Salient: Victoria University Students' Paper. Vol. 30, No. 5. 1967.
Sirs,—Most of the talk on Geering's denial of immortal life is based on either a completely wrong usage of terms, or a misunderstanding of one of the most central doctrines of the Church. There seems to be a serious theological shortcircuiting, of the form "Geering says .. but I believe that ...," at large. As a result of this we have heard the airing of misinformed speculations and non-Christian hopes.
Let us get beneath this confusion by changing the grounds of the discussion, by turning to the Bible (strangely enough). Regardless of whether Geering has based his position on scientific discovery, the issue with which we are dealing has nothing to do with the relationship between science and Christianity.
Rather it is concerned with the claims of rival philosophies. About 50 AD Paul was faced with the problem of false teaching in his foundling Church at Corinth. Corinth was the fourth largest city in the Roman Empire and lay on the crossroads of east-west trade and was a meeting place of east-west religions. It was a centre of Greek philosophy. Immortality is a Greek concept. The Greeks believed that man is immortal; that his soul through its intrinsic merit was assured of eternal life. This notion is completely opposed to Christian teaching.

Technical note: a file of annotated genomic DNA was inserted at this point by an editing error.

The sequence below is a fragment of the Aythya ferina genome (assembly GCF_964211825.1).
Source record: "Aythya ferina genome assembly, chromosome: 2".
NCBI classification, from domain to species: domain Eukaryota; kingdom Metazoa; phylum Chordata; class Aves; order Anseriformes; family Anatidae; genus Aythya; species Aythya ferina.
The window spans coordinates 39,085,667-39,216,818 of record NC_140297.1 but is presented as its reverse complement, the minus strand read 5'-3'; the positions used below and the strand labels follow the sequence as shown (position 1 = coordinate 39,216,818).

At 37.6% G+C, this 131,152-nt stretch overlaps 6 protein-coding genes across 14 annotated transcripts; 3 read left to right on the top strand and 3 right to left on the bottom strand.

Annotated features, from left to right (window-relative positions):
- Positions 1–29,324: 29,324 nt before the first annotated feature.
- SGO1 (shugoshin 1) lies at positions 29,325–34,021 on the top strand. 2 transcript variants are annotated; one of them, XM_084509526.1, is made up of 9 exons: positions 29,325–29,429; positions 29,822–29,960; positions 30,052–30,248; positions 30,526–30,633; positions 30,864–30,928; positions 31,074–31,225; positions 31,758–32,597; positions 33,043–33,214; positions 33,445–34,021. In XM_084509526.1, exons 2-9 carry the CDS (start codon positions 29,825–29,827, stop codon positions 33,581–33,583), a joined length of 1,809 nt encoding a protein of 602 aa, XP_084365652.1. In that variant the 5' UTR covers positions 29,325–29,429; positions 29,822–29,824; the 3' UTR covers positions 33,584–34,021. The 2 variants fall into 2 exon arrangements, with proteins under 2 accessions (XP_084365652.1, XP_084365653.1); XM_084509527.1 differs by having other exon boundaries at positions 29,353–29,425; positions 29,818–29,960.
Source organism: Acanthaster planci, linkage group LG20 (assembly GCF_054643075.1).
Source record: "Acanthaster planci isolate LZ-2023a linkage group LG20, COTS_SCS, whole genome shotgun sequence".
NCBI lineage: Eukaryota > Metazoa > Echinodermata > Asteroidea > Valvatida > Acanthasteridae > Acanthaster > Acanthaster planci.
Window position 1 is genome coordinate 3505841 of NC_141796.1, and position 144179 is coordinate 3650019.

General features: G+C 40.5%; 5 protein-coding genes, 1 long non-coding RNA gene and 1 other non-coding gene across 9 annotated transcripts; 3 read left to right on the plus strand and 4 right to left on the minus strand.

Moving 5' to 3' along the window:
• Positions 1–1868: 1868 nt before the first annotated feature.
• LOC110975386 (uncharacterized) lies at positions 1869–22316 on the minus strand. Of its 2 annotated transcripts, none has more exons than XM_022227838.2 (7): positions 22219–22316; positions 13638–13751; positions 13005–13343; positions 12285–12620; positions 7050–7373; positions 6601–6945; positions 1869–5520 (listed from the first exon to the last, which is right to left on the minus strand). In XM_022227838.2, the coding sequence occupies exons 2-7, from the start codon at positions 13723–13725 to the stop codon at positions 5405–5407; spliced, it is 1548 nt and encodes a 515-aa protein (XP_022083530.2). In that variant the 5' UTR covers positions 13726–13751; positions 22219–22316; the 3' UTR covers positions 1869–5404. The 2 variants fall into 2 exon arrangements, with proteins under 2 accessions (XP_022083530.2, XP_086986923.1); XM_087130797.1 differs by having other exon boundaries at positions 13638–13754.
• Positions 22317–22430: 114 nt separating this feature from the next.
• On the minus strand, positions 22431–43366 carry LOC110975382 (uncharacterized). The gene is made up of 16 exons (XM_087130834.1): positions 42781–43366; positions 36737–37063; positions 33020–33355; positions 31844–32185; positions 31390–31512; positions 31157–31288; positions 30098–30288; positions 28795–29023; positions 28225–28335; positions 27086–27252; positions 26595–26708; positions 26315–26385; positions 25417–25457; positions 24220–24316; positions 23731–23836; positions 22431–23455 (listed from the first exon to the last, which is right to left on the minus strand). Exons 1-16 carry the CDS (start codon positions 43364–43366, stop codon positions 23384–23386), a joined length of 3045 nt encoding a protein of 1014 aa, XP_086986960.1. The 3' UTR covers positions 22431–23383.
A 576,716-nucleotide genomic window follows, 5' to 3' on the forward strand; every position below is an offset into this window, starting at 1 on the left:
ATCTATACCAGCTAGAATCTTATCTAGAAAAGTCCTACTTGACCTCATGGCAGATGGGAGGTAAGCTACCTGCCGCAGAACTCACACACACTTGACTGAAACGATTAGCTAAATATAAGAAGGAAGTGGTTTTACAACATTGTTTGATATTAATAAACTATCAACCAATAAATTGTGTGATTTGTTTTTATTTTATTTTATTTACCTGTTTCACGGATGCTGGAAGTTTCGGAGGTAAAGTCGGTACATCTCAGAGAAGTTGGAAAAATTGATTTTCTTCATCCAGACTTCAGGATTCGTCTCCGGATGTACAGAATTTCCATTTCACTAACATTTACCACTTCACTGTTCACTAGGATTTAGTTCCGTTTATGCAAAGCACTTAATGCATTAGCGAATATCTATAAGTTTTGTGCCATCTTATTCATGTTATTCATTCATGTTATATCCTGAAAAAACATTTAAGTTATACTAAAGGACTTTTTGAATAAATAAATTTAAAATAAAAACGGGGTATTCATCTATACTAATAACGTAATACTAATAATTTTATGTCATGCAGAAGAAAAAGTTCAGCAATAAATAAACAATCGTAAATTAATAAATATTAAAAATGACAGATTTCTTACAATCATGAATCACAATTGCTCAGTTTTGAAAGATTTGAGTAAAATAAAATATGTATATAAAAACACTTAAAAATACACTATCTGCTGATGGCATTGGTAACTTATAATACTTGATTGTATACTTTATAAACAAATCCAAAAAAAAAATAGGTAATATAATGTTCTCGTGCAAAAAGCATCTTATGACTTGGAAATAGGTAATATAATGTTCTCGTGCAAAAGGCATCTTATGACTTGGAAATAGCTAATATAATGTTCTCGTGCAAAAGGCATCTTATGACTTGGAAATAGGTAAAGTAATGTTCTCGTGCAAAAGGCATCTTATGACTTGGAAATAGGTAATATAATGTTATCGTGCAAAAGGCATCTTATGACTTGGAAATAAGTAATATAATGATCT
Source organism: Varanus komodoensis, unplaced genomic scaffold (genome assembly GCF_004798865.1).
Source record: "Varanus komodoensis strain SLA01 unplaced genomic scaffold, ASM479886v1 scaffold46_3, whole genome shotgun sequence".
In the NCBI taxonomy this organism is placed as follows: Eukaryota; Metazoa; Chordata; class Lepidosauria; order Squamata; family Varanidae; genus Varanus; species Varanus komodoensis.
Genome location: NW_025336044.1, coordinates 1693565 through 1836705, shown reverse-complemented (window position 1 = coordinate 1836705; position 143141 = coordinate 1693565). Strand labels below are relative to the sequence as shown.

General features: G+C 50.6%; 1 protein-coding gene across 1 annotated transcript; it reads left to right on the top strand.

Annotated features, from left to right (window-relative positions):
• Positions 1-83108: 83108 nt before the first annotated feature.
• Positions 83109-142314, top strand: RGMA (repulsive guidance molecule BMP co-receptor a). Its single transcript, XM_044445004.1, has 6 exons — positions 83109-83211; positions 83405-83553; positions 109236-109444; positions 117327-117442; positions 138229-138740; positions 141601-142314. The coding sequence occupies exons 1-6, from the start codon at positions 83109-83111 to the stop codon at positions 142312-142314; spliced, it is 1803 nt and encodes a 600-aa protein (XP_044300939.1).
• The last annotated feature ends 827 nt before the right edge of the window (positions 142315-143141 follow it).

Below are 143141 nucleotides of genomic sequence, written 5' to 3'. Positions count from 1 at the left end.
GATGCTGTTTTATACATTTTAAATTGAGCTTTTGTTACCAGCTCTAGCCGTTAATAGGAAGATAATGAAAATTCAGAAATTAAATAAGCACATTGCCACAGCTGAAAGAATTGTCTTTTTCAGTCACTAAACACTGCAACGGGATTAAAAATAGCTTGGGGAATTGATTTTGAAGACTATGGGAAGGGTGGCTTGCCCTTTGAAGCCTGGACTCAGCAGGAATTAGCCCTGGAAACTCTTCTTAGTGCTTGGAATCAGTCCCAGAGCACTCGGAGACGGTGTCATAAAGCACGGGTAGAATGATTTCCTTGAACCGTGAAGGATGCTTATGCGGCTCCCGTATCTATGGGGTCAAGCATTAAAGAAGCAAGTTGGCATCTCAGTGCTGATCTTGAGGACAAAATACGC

The end of eternal life is a common theme but here the similarity ends. Christian teaching stresses that man is mortal. The thread of Paul's argument runs through the 15th chapter of our first letter from Paul to the Church at Corinth ... v. 47, "The first man is of the earth, earthy; the second man is the Lord from Heaven ... " The Lord from Heaven who triumphed over death through resurrection ... and is a pattern for all believers ... v. 53. "For this corruptible must put on incorruption, and this mortal must put on immortality ..." Of himself man is not immortal. He may put on immortality through and only through resurrection and thus gain eternal life as a gift from God.
Anyone who likes may retain the label "immortal." May, but he does so at his own theological peril, particularly if he is not clear on the Biblical facts of the case.